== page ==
By Greg Chrapek
Special to Second Half
AUBURN HILLS – After seeing his team’s string of five straight MHSAA team championships come to an end the week before in the Division 4 Final at Kellogg Arena, Hudson senior Cole Weaver was not about to let his high school career end with a loss at the Individual Finals at The Palace of Auburn Hills.
A two-time champion with a perfect record this winter, Weaver was determined to not have a letdown in his title match at 140 pounds against Chase Siersema, a returning finalist from Hesperia.
Weaver capped his career in style as he defeated Siersema 9-4 to win his third straight individual title and finish this season with a 57-0 record.
“I wanted to end my career with a bang,” Weaver said. “I did not want to get beat. I turned it up.”
Weaver, who will continue his wrestling career at Indiana University next season, was solid on his feet as he steadily built a lead against Siersema, who finished the season with a 44-4 mark.
“Takedowns were the key,” Weaver said. “I didn’t think he could beat me on my feet.”
While three individual titles in a row meant a lot to Weaver, the sting of seeing Hudson’s string of team titles snapped was still a painful subject for him.
“That is still a touchy subject,” Weaver said. “It hurts knowing that the string was snapped. It meant a lot to Hudson and to us.”
Champion: Davian Gowens, Hesperia, Soph. (24-3)
Decision, 14-6, over Corey Agens, Hesperia, Sr. (43-9)
Teammates and training partners squared off when Gowens wrestled Agens at 103 pounds. Gowens, who beat his teammate by a single point in both the District and Regional tournaments, steadily built a lead against his teammate in the Final.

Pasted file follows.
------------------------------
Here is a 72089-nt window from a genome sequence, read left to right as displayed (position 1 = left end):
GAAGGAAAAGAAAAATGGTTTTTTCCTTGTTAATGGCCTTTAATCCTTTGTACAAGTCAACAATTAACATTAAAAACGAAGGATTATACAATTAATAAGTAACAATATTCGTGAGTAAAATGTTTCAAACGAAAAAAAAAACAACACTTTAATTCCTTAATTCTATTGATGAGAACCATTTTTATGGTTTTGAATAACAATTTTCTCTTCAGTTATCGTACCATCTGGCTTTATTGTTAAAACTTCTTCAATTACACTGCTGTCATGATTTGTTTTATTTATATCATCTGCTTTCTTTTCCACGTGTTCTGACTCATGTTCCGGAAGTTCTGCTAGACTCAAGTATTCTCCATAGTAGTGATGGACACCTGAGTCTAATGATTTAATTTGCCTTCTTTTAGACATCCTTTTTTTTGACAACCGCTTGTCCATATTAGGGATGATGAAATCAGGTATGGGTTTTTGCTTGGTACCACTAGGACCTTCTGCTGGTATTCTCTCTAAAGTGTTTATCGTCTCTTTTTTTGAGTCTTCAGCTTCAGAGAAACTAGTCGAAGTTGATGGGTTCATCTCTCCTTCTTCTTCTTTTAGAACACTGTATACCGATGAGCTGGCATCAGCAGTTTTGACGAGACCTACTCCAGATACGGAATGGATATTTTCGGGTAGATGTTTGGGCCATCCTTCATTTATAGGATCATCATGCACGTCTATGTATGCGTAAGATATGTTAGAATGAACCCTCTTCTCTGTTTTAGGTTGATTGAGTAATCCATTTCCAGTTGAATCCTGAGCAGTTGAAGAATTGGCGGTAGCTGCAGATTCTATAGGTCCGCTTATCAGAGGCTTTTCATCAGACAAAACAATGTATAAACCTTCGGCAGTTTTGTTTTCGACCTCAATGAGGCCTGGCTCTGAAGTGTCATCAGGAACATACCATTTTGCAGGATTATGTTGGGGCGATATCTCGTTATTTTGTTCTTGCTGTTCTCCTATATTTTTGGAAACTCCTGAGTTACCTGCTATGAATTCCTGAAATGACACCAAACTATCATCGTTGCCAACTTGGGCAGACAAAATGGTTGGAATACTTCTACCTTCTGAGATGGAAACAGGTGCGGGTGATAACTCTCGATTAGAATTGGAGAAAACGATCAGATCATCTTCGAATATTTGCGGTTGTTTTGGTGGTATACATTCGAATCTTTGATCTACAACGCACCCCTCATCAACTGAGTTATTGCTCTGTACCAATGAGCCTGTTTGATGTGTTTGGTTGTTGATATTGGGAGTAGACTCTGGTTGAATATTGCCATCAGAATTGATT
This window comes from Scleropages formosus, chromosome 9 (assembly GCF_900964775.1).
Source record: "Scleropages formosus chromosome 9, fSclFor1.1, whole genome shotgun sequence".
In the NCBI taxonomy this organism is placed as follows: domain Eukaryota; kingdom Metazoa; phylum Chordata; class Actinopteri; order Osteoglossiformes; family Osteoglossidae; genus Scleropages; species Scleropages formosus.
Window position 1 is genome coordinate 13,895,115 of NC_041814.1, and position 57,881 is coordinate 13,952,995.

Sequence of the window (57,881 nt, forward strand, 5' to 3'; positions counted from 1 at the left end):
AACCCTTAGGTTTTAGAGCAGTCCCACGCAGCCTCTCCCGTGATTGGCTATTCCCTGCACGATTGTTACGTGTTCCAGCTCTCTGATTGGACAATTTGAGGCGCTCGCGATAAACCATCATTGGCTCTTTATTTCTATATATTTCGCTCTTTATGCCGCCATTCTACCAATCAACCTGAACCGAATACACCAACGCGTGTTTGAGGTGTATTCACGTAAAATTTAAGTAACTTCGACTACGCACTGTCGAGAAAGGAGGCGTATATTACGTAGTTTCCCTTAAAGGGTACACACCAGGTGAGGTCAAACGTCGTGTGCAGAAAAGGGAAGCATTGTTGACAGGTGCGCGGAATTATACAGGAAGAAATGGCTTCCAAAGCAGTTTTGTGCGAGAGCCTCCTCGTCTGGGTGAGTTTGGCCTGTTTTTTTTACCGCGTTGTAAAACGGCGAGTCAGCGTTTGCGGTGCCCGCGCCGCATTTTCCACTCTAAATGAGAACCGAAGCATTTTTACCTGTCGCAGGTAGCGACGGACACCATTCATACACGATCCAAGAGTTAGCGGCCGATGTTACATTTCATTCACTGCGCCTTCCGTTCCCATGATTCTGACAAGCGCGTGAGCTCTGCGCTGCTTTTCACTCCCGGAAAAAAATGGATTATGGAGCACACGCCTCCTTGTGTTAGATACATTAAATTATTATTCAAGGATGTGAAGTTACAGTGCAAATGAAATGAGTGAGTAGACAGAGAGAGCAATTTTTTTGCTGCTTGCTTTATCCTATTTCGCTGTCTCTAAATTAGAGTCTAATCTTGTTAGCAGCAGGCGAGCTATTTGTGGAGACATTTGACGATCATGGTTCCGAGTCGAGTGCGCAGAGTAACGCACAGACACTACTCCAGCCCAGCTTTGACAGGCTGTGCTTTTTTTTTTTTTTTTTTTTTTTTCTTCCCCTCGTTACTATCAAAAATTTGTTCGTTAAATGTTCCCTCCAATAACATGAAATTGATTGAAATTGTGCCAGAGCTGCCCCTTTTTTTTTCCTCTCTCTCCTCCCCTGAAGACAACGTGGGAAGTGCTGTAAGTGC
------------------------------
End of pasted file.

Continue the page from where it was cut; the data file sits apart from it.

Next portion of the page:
“I’m a lot stronger this year,” Gowens said. “I weighed 95 pounds last year.”
Going up against his training partner was not something to which he looked forward.
“We wrestle each other every day,” Gowens said. “It’s very difficult wrestling against your partner. You really don’t want to beat him, but you are in the state finals.”
Champion: Joe Traynham, Onaway, Jr. (43-4)
Major decision, 16-4, over Roddy Hamdan, Hudson, Jr. (45-12)
Coming from Onaway, Traynham showed the crowd at The Palace that there are some serious wrestlers in Northern Michigan as he defeated a returning MHSAA champion with a major decision.
Traynham grabbed the lead early and steadily built it to double figures.
“Anybody can be beat,” Traynham said. “I feel like I put more time into training then anybody here.”
Traynham was making his first trip to the Finals as he was defeated in the second round of consolations at Regionals last year to miss the cut.
“I just worked so hard during the summer,” Traynham said. “I went all over the country wrestling and spent so much time in the weight room.”
All the work paid off in a big way.
“I can’t explain how it feels,” Traynham said. “It’s too good a feeling. This is something that I’ve been working for since the eighth grade.”
Champion: Logan Griffin, Erie-Mason, Jr. (34-4)
Decision, 6-2, over Dresden Simon, Dansville, Soph. (49-4)
Last year, Griffin battled through a shoulder injury at the Finals to win his first title. This season, a healthy Griffin was in command throughout his match with Simon.
“Last year I didn’t have much practice because of my injury,” Griffin said. “This year I was on my A game. I thought I peaked at the right time.”
Griffin also sported a new look at the Finals as his newly-dyed bright blue hair stood out.
“I lost a bet with my teammate,” Simon said. “If I pinned my first kid at Regional he would dye his hair, and if he beat his first kid at Regional I would dye my hair. We ended up both pinning, so we both dyed our hair.
Champion: Zack Yates, Hesperia, Sr. (47-0)
Technical fall, 15-0, over Logan Eaves, Hesperia, Soph. (38-15)
Not only did Yates defeat a teammate when he stopped Eaves, but he also defeated a family member to earn the title as the two are also first cousins.
“You can’t go out there thinking you are wrestling a family member,” Yates said. “You have to go out there and give it your all. You can’t go out there and take it easy.”
For Yates, it was his third straight appearance in the Finals and second straight individual title. Yates also wrapped up the season with a perfect record.